Wiss has worked with Remick-Barlow since February, when they met through a friend who thought the two women should know each other. They hit it off immediately, and Wiss started to make plans for a fundraiser.

After some initial setbacks, the event, the Las Cruces Celebration of the Horse, drew 300 people. Wiss, a relative newcomer to the area from Ann Arbor, Mich., says, "People certainly do like horses around here!"

Wiss will soon be taking a leave of absence from Spirit Ranch, when she heads to her daughter's restaurant in the Virgin Islands, where she will be the pastry chef for a few months. "She said that I only have to work in the morning, by myself, and the view from the kitchen overlooks the sea."

Sounds like a tough job, but someone has to do it.

Both fundraising and baking professionally are part of Wiss' extensive resume. She has been in Las Cruces for about two and a half years. Her background ranges from a master's degree in Pastoral Ministry to operating a biscotti-baking shop back in Ann Arbor to managing the first Fair Trade store in that city.



Spirit Ranch also sponsors several Horse Camps that run two days each week for kids who are 6 to 13 years old.

The first camps were gender specific, but after that it went co-ed, and soon swimming therapy was added to the curriculum. At Horse Camp, the children are allowed to interact with horses but don't have to do any actual riding unless they want to, learning care and grooming skills and increasing their insights into horse and human behavior.

Wiss describes several amazing experiences during the camps. One child couldn't swim at all at the start of the camp, but by the end had conquered the entire pool, shallow end to deep end.

"We had a mother and daughter here who needed to work on patience," Wiss goes on, "and they were amazed to find that it was something they could work on and discuss while working with the horses.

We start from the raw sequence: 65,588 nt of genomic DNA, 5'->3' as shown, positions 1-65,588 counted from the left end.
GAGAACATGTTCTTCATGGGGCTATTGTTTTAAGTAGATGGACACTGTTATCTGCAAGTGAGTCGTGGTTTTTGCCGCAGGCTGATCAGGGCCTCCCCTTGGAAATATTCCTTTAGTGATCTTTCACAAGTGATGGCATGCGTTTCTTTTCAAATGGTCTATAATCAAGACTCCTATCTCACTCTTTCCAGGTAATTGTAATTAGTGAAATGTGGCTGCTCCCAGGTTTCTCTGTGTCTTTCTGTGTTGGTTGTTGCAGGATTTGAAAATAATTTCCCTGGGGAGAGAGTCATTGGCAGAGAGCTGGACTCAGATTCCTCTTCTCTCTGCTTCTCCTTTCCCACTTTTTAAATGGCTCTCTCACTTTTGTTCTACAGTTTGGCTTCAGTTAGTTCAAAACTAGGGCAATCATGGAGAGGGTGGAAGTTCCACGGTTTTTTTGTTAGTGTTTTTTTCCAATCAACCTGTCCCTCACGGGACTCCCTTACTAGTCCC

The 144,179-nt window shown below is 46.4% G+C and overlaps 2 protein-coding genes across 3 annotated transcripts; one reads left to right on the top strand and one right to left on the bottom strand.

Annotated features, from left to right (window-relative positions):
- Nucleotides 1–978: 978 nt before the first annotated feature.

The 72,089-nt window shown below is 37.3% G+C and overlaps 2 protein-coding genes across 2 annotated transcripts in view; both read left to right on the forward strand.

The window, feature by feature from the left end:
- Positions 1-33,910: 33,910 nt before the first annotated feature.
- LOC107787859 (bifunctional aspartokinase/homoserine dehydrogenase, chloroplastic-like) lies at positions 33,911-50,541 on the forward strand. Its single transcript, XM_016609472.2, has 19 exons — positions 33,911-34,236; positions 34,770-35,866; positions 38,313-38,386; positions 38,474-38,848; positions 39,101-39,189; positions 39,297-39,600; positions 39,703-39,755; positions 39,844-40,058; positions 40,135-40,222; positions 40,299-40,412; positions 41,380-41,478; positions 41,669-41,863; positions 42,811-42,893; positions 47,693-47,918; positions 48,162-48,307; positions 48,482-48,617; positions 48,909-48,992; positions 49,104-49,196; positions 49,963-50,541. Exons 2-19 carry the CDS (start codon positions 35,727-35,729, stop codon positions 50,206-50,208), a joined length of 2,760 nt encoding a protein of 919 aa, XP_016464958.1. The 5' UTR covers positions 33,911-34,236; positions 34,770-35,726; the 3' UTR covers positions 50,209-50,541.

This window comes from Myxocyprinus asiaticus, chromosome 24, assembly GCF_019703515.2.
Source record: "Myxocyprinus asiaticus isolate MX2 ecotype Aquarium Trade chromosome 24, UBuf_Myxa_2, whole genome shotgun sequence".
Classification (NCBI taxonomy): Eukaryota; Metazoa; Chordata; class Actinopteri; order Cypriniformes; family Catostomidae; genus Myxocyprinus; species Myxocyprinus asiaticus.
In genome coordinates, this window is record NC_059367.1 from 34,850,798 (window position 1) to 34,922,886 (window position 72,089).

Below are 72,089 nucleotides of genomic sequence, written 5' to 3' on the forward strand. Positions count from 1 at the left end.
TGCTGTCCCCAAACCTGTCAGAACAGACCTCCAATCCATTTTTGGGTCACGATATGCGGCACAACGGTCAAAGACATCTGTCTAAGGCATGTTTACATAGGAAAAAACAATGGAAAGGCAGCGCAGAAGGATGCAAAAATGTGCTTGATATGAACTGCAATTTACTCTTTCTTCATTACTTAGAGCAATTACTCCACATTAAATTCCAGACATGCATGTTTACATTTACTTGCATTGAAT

"The only expectation here is to show up and do the work for the hour that you are here."

Another program, Wild Women Retreats, takes place several times each year in cooperation with Ranch DuBois, located in Corrales, just north of Albuquerque. These weekend-long adult retreats are designed to have small groups of women "utilize their deep inner resources for living out their passions." Using the wisdom of their fellow women campers and horses, guests are offered opportunities for "ongoing renewal, moving beyond self-imposed barriers" and "self-nurturing."



The Jump Start program began last October when 12 physicians from the William Beaumont Army Medical Center in El Paso came to Spirit Ranch to see if the ranch could be utilized to help soldiers. By unanimous consent of the doctors, the program began, and is slowly taking root. Says Wiss, "We don't take soldiers who are right off the front, but rather those who (have returned) and are wondering, 'How do I reconnect with my family?'"

Previously, the Army Medical Center had used dogs for therapy. As Wiss points out with a smile, however, "Dogs are nice, but usually all you can do is pet them."

It is different with horses, and she again notes that the horses at Spirit Ranch seem to have a special sense of what they are there for and why they are doing it.

Remick-Barlow is also a life coach and marriage counselor — and it's probably a good thing that she has other sources of income, given the costs of maintaining Spirit Ranch. "Last year alone, Ann had $50,000 in expenses just for the horses," Wiss says. "They are very expensive to keep and maintain."

Remick-Barlow won't turn down anyone she knows she can help, although she cannot take charity cases.

"Too many people don't' get what we do and how it works," Wiss says. "If they would just try it, I think they would really see how it can serve the community."

Besides expanding and continuing the work with veterans and their families, future goals of Spirit Ranch include EAP programs for childhood obesity, grief and loss programs for children and families, and the continued rescue and rehab of horses.

Wiss wraps things up neatly with three words when describing the ongoing work of Remick-Barlow and the other folks who work at Spirit Ranch:

"Magic happens here."



For more information on Spirit Ranch, see equineassistedprograms.com or call (575) 526 6040. For more information on Wild Women Retreats, visit ranchdubois.com/wildwomenretreats.html Like most nonprofit organizations, the related Helping Kids Be Kids has a wish list that ranges from updated office equipment to hay and special horse feed. Although it's not looking for volunteers to work with clients, the group does welcome help with cleaning stables and grooming horses; contact Gabe Rochelle, the recently appointed volunteer coordinator, at (575) 524-2296.

 

Senior writer Jeff Berg also wrote this
issue's story on author Jennifer Cervantes.